What are generators in parallel? Why use generators in parallel? How do you get generators in parallel?
What are generators in parallel?
Generators running in parallel means that two or more units (or a single unit and the mains supply), of the same or different sizes are running with their output cables connected onto a single electrical bus. The process of getting generators to run in parallel is called synchronising. Synchronising generators involves matching the frequency and voltage waveforms of each unit prior to closing an output circuit breaker to combine the electrical supplies together.
Attempting to parallel generators when they are not in sync is not usually done. When it is done, all the supplies that are paralleled together (be they mains, or a generator) must be in sync instantaneously and this puts severe strain on the engines mechanically and the alternators electrically. Paralleling generators together without putting them in sync first is called "Dead Bus Synchronising" and is used in mission-critical applications where the speed of response requirement is so great, catastrophic failure is an acceptable risk, while generally unlikely.
Why use generators in parallel?
Generators are used in parallel to increase the total system size and increase redundancy. It may also be more cost effective to combine several smaller units in preference to one larger unit.
Increase Power by Paralleling Generators
Imagine you own a factory. You you have a single generator, 500kVA which you have had for 2 years. Business is really good and you want to expand, but you don't have enough power. In this instance you might consider adding a second generator to your system, lets say another 500kVA. This will give you 1000kVA of power.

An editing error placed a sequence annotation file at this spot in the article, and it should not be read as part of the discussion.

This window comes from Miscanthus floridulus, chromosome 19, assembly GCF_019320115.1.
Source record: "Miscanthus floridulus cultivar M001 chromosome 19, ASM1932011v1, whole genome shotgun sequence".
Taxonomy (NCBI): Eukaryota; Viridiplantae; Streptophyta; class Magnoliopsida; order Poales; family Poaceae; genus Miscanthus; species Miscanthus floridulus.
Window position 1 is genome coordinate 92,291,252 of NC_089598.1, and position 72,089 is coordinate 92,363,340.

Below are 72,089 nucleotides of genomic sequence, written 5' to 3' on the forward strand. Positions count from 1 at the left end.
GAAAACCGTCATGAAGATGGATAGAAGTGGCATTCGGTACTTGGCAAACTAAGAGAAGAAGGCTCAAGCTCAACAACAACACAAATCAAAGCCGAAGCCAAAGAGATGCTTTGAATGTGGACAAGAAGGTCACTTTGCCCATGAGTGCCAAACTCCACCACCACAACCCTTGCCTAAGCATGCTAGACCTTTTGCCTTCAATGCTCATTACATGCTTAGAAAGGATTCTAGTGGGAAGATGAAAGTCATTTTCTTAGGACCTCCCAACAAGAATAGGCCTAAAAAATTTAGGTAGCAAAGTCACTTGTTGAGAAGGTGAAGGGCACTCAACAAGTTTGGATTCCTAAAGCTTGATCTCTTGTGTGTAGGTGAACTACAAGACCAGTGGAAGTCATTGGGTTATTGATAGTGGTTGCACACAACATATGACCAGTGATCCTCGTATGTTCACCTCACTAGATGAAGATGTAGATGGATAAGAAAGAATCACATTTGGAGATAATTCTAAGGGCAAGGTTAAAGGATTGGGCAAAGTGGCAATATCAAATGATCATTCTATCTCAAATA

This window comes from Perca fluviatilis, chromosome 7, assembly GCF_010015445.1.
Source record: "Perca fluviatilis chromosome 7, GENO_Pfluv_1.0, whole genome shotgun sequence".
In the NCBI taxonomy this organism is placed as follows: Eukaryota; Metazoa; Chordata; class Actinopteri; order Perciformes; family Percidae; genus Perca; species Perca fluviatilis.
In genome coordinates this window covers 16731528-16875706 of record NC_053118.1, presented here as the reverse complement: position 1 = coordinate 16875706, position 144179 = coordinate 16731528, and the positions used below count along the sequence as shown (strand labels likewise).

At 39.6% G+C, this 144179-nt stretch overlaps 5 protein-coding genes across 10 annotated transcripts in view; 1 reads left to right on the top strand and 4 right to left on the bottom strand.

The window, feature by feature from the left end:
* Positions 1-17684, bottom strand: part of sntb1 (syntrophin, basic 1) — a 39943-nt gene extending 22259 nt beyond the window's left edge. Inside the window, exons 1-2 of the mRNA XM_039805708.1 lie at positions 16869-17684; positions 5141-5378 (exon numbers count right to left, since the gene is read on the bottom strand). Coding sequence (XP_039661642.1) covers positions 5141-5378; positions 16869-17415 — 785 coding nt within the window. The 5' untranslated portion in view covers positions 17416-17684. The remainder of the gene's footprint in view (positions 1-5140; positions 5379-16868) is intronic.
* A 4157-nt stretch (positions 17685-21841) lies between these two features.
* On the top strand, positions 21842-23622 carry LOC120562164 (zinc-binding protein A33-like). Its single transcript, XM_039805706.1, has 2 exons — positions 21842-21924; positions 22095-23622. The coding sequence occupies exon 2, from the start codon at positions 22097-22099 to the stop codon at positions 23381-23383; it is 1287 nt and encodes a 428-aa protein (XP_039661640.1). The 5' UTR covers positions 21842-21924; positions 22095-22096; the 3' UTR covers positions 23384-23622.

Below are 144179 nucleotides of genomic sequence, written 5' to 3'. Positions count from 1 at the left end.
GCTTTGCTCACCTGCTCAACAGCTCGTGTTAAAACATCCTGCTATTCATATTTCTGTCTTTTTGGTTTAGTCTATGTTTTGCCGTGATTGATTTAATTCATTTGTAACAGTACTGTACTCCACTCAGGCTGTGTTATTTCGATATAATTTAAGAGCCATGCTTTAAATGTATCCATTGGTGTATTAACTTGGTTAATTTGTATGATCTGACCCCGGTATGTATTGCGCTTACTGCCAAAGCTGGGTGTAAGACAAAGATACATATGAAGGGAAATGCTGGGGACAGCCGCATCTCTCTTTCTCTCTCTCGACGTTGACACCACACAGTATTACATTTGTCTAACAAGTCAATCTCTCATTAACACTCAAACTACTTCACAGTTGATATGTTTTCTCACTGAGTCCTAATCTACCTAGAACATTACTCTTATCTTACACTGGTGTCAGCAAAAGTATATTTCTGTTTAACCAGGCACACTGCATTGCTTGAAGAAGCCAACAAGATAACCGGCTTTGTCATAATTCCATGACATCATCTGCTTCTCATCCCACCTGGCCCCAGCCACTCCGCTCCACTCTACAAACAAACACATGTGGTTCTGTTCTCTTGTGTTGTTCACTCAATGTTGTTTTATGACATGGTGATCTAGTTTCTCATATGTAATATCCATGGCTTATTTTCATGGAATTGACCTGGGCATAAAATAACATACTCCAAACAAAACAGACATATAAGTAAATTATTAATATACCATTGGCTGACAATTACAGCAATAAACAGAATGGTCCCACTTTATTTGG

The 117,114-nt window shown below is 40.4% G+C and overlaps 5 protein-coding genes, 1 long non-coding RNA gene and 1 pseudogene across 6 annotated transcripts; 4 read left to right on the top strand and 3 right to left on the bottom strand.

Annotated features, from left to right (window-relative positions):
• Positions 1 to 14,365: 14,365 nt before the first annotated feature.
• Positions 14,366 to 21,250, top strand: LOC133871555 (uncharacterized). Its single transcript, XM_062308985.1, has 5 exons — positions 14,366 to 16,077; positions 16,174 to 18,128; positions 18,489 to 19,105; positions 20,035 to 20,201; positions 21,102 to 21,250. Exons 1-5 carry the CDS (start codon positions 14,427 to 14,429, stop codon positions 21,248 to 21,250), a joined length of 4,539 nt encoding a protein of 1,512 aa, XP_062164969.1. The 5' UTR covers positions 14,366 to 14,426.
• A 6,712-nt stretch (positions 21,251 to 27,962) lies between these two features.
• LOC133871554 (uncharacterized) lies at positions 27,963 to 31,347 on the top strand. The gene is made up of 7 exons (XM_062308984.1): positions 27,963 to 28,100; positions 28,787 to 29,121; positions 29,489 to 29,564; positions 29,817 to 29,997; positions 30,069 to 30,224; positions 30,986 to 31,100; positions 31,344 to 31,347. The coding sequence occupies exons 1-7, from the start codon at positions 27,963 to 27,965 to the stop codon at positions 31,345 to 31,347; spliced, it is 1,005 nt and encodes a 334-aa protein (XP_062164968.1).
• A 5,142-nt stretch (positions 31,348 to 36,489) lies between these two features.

Increase Redundancy by Paralleling Generators
By adding additional generators to your system you increase the redundancy and make the system more reliable. For example, you have a total power requirement of 2000kVA, but you need to buy a bigger generator to cover load-acceptance issues, say 3000kVA. Instead you could buy 6 x 500kVA units in parallel. In the event of a single failure, in the first solution, the 3000kVA unit would not be able to run, you would have no power. In the second situation, while one of the 6 x 500kVa units could not run, you would still have 2500kVA available, giving you some redundancy.
Reduce Capital Cost by Paralleling Generators
Adding additional generators may seem like it is an expensive exercise, but for many use cases the total system can actually be cheaper compared to other solutions. Diesel engines up to about 660kVA are mass produced, as they are used for many applications. Above this size, the number of applications and quantity produced falls significantly and because of the reduction in volume the price increases. Usually this means the cost per kVA is higher, when you get to 3000kVA in our previous example system above, the price can be several times higher. The costs of transport to some destinations is also a factor, with larger units needing special transport on RORO vessels, as opposed to standard container shipping vessels for smaller units.